Continuing on from Eating in Tokyo – Part 2 – Shibuya and Harajuku

Ameyoko Markets

We headed to the Ameyayokocho Markets in Ueno, or Ameyoko for short. Located opposite the train station, these markets were bustling with souvenir shops, clothes, and food.

Tokyo Ameyoko

Our first stop was at Gindaco, a takoyaki AND taiyaki chain store in Japan.

Tokyo Ameyoko Gindaco

I was mainly attracted to the new hybrid croissant taiyaki which I had read about on other food blogs. At Gindaco, these came in three different fillings – strawberry custard, regular custard, and red bean paste.

Tokyo Ameyoko Gindaco display

I tried the strawberry custard (¥250) and was slightly disappointed that it wasn’t warm. Nevertheless, the croissant pastry was a wonderful texture of flakey pastry and crispy to bite into. The strawberry custard was sweet, thick and tasted very much like strawberry though I don’t know how artificial it would have been. My sister tried the regular custard which she claimed was still hot, so I must have gotten one of the taiyakis that had been made earlier and had gone cold.


We also decided to try out Gindaco’s takoyaki which they were making fresh. We watched as the chef placed a bit of octopus into each ball of hot dough.Tokyo Ameyoko Gindaco takoyakiThere were different toppings you could choose from for the takoyaki. My sister picked the shrimp with mayonnaise. We had to wait a little while for it to cool down. The takoyaki were steaming hot and gooey inside. Nothing beats piping hot takoyaki fresh off the grill.

Tokyo Ameyoko takoyaki

Gindaco also sold various dessert popsicles in different flavours. There are so many food displays made out of plastic outside the eateries in Japan. It’s great being able to just point to a dish you want especially if you can’t speak the language!

Tokyo Ameyoko dessert

As it was cherry blossom season, there were also plenty of cherry blossom flavoured sweets for sale at various market stalls.

Tokyo Ameyoko sweets

During another trip to the markets, we decided to try some unagi (eel) for lunch. There were several small eateries around the markets that specialised in unagi. After passing by a few, we decided to be spontaneous and just go into one. We chose Unatoto as it had reasonable prices and an English menu!

Tokyo Ueno Unatoto menu

Both my sister and I tried the unadon (¥500 or AUD$6) which came with two small pieces of unagi on rice. I added on the kimosui, unagi liver soup, for an extra ¥150. The menu clearly stated ‘it doesn’t taste like liver’ so I thought I would give it a try. It really didn’t taste like liver or anything offal-like, more of a light clear broth with a hint of something strange. The unagi was mouthwatering and wonderfully tender. I tasted a few tiny bones but they were soft and small enough to chew through. The unagi are grilled over high grade charcoal and basted in a soy sauce mixture with sugar and vinegar. I absolutely loved the sticky charcoal soy coating and wished I could bottle it up. Very glad we decided to try it!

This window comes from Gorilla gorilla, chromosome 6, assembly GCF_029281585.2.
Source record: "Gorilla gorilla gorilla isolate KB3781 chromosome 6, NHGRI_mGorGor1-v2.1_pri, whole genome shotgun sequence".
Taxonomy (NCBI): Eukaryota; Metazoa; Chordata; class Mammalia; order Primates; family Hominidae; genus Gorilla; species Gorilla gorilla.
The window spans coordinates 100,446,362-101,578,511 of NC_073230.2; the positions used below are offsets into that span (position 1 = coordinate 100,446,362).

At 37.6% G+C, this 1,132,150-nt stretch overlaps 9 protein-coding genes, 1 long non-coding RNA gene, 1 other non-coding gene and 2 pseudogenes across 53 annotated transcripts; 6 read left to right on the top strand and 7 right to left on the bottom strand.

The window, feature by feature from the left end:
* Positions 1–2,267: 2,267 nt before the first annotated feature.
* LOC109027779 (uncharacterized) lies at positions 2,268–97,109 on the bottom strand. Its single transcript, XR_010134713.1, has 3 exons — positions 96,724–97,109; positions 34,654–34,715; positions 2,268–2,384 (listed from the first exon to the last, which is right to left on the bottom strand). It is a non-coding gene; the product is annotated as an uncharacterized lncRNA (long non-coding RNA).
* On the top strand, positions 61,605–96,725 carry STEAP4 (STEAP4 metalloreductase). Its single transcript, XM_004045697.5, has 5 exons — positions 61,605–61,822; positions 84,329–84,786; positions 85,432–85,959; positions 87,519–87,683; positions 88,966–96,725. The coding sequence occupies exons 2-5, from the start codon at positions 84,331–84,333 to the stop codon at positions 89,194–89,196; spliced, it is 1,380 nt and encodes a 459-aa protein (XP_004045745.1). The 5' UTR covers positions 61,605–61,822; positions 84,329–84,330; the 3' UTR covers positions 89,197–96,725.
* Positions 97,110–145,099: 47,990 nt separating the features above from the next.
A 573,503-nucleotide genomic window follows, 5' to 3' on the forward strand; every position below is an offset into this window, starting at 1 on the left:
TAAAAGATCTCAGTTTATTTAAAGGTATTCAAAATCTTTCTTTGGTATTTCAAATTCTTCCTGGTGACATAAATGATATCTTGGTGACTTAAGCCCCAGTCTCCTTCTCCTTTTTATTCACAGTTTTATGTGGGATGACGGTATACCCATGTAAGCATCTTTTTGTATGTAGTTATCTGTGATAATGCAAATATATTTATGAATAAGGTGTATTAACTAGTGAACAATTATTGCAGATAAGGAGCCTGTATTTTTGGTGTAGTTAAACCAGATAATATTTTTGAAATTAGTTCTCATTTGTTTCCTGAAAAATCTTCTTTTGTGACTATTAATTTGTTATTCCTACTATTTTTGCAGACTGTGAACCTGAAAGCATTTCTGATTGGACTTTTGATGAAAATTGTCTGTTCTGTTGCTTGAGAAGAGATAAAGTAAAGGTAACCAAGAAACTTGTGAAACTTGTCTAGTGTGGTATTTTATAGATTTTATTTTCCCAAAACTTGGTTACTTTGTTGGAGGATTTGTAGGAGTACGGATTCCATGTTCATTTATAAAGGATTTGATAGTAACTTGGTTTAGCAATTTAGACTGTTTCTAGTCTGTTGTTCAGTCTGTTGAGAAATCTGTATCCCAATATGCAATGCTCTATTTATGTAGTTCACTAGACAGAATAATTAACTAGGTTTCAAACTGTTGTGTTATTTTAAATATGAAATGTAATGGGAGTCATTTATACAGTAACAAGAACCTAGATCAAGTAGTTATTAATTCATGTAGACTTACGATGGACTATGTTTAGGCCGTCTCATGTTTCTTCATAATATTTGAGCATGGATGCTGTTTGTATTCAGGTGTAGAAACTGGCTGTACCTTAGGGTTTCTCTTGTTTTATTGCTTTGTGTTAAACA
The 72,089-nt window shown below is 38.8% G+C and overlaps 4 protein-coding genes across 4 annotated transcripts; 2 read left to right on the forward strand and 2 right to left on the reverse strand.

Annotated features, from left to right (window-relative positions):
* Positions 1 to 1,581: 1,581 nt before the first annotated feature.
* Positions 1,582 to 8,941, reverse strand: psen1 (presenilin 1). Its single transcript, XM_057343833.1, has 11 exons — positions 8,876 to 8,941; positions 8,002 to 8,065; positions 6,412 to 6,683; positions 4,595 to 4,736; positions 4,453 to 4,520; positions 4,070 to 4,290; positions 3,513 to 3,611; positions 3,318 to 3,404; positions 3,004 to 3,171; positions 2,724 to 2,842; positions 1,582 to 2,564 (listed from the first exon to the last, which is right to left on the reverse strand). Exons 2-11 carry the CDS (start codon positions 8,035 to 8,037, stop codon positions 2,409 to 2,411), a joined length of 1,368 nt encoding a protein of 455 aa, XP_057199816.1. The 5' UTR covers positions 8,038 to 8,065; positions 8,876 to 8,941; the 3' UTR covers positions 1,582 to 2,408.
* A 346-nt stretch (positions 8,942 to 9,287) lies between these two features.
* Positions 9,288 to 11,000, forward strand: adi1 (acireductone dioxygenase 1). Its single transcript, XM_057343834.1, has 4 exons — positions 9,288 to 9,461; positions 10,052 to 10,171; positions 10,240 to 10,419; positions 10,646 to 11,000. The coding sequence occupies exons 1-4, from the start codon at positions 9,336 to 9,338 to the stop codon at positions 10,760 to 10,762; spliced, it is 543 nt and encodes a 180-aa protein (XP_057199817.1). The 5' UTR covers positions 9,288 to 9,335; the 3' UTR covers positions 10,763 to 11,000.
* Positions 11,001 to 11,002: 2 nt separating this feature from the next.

Tokyo Ueno Unatoto unagi

Most Japanese restaurants have a side of pickles on the table to add to your dish. I don’t know what was served at Unatoto, but these were very mildly pickled and tasted fantastic with my unadon.

Tokyo Ueno Unatoto pickles

We came back to the Ameyoko markets towards the end of our trip just to stock up on Kit Kats (and because it was a more convenient time to add weight to our suitcases). There are so many different flavours of Kit Kats in Japan – strawberry cheesecake, wasabi, sake, roasted tea, matcha, sakura matcha and so much more. Through my travels to other parts of Japan, I found Kit Kats made specifically from the regions such as Shinshu Apple from the Shinshu region, and Hokkaido Red Bean from Hokkaido. I also came across citrus Kit Kats on the island of Miyajima and never saw it again anywhere else.

Tokyo Ameyoko Markets kitkats


Another great food option to check out in Tokyo are all of the basement food halls, aka depachika. The majority of the multi-storey shopping centres have a food hall at the basement levels. I’m not talking food court food. These basements are filled with some of the best foods across every region in Japan. Everything is packaged so carefully and perfectly.

Tokyo depachika2

I immediately headed to the cakes and desserts section. Not only is there local food, but there are international heavyweights such as Henri Charpentier and Pierre Marcolini.

Tokyo depachika